Once the water hose from my garden ended up as common property and disappeared from my home. Another time, one of my garden chairs stepped out for a walk as in Edward Lear’s poem The Table and The Chair. It must have gone for a walk as my younger son, Surya, spotted the chair in the store room of the club house in our compound a few years after it absconded from our garage. It was in rather a derelict shape and we didnot think of reclaiming it. Lot of things, including skateboards, scooters and chairs that we expats had misplaced over the years and security guards had hunted in vain were in the store room of the club house, a common area. They had all come to life as the table and the chair did in Edward Lear’s poem and found their way at the end to the store room, where the life force had quit their inanimate forms. All these properties had been shared in common. However, my missing garden hose was not there.

I must say this that nothing big or expensive ever went missing from my household. Some of the workforce that came in to service the homes in the gated community just helped themselves to what they needed, like the hose or the chair that went missing from my garage. Now, with the exposure from a more consumerist world, sometimes there are reports of thefts of laptops and cash. One of my ayis once told me that no one locked doors in China even forty years ago as there was no concept of theft and, in my opinion, privacy.

Privacy is a concept that has been totally wiped out there. Sometimes, foreigners like us, suffer from lack of privacy in China, be it in changing rooms or in public toilets. I remember the concept of common property is so strong in China that I had people wandering into my garden through the hedges to admire my koi fishes or flowers. Occasionally, they would help themselves to flowers, plants, oranges and beans that grew in my garden. I tried to chase them out. I called in the security but that made me feel like the selfish giant from Oscar Wilde’s stories, the guy who chased children out of his beautiful garden. However, I was forced to act the selfish giant as I found that some of them threw cigarette stubs or spat into my garden!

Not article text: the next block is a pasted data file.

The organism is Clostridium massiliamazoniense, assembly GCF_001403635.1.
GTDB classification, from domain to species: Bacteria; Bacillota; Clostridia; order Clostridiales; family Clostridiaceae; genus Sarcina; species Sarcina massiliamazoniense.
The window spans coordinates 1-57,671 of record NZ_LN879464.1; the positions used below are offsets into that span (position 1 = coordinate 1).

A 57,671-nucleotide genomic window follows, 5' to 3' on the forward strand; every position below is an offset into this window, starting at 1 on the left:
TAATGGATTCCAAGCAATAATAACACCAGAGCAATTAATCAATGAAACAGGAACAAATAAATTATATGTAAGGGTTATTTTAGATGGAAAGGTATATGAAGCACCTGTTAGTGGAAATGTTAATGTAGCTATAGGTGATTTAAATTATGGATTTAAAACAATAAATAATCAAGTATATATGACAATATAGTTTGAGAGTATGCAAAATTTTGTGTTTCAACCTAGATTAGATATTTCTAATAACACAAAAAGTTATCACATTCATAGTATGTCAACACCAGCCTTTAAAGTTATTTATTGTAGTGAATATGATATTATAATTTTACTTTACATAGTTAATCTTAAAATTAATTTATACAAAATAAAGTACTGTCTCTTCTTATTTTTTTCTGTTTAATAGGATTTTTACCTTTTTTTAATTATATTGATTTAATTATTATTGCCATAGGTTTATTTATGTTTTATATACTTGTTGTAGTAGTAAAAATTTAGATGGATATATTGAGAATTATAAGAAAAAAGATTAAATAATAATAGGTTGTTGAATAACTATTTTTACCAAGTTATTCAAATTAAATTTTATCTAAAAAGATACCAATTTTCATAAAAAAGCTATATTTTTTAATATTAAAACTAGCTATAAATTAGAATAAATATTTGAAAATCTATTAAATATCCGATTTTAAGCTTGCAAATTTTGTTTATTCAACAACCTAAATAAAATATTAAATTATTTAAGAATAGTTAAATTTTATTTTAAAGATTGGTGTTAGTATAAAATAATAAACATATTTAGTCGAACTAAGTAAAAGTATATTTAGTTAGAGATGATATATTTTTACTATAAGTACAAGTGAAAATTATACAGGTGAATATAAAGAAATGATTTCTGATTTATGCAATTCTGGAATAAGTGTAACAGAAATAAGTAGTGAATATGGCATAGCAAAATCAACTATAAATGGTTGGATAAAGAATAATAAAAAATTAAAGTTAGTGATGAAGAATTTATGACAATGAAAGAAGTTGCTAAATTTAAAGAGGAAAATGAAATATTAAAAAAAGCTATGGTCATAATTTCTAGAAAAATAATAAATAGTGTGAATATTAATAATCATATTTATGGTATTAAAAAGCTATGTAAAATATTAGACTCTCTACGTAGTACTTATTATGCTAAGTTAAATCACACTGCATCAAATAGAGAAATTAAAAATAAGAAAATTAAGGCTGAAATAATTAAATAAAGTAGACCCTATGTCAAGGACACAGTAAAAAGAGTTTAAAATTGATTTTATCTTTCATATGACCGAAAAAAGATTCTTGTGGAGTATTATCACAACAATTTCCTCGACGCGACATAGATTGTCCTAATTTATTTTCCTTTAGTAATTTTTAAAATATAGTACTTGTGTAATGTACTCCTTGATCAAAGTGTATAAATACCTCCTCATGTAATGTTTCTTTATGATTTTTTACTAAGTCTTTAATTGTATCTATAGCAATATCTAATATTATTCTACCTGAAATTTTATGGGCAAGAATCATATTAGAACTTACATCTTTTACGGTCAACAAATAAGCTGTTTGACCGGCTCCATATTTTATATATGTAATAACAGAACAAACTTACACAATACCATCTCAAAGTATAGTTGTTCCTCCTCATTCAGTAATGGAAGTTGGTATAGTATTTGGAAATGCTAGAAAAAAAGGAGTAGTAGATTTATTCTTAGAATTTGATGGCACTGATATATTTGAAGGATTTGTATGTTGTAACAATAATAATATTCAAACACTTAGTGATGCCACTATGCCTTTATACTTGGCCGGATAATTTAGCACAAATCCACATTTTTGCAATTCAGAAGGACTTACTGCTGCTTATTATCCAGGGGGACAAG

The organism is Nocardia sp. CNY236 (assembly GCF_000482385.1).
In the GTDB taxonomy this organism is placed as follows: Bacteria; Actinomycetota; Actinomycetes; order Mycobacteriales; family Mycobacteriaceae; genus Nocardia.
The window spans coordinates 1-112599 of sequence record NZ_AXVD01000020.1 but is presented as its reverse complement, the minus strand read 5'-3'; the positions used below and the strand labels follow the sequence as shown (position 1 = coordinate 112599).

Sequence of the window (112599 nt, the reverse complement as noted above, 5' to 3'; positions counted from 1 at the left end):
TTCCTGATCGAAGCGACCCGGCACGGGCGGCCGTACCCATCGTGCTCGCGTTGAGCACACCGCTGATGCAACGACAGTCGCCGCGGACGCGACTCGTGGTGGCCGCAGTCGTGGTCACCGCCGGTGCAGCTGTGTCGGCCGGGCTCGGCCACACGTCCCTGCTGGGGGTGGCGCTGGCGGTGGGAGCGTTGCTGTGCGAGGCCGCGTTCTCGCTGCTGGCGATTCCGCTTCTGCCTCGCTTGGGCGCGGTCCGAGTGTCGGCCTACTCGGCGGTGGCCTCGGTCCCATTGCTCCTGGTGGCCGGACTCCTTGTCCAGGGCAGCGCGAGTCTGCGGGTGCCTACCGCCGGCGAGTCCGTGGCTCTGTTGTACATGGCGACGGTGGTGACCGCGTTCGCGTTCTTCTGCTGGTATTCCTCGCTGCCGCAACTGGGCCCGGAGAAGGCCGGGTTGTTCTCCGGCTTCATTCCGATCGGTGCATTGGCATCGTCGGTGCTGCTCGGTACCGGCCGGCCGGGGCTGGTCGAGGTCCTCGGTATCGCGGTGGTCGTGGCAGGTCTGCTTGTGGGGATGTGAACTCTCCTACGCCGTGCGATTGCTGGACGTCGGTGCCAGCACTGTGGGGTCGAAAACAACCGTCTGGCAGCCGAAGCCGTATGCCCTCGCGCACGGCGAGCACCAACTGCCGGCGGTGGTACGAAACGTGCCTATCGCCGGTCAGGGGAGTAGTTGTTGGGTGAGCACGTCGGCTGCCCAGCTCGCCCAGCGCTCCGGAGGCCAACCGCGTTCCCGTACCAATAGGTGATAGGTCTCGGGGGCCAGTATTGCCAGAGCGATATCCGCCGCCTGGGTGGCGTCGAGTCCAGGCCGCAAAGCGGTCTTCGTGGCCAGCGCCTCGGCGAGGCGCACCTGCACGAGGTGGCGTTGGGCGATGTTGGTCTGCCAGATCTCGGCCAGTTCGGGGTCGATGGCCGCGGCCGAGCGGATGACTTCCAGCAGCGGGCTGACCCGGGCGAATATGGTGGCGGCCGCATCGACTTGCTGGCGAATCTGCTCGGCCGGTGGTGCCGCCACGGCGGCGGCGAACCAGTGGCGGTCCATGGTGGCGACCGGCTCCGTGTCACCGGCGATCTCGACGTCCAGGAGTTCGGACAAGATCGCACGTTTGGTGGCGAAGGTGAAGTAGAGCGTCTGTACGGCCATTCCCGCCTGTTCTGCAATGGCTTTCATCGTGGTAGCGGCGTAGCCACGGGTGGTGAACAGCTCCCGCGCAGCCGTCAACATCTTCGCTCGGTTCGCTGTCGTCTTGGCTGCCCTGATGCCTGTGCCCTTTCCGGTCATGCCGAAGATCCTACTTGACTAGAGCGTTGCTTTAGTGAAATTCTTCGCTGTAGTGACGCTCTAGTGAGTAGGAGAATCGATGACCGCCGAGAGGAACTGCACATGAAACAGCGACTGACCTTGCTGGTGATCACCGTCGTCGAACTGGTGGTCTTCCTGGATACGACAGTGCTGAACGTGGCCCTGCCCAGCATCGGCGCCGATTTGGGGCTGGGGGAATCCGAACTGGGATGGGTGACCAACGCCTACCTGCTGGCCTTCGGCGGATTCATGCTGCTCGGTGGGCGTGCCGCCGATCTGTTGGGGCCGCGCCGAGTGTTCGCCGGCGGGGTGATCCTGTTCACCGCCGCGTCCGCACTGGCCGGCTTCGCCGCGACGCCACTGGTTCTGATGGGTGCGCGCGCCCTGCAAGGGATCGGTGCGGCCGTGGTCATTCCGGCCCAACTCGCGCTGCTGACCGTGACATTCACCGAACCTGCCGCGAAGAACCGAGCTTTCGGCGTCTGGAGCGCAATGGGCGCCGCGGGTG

Expats of the older school were more tolerant than newcomers who often felt offended at the attention meted out to them by the locals. And this seemed to increase with the passage of years. Some of the women were fairly vocal about it at expat gatherings.

People who came in just before we left had a different outlook. They had come to China, the affluent country, to make millions and create empires. People who went in earlier approached the country with a sense of adventure. We wanted to explore the world, not just make a living.

Travelling through China had been a dream I had since university. I was always intrigued by the walls that cut off the rest of the world from China till the opening up in the nineteen eighties. I loved Pearl S Buck’s novels and the shroud of secrecy that seemed to protect the country from any external intrusion. It was like a mystery waiting to unfold, like a good thriller…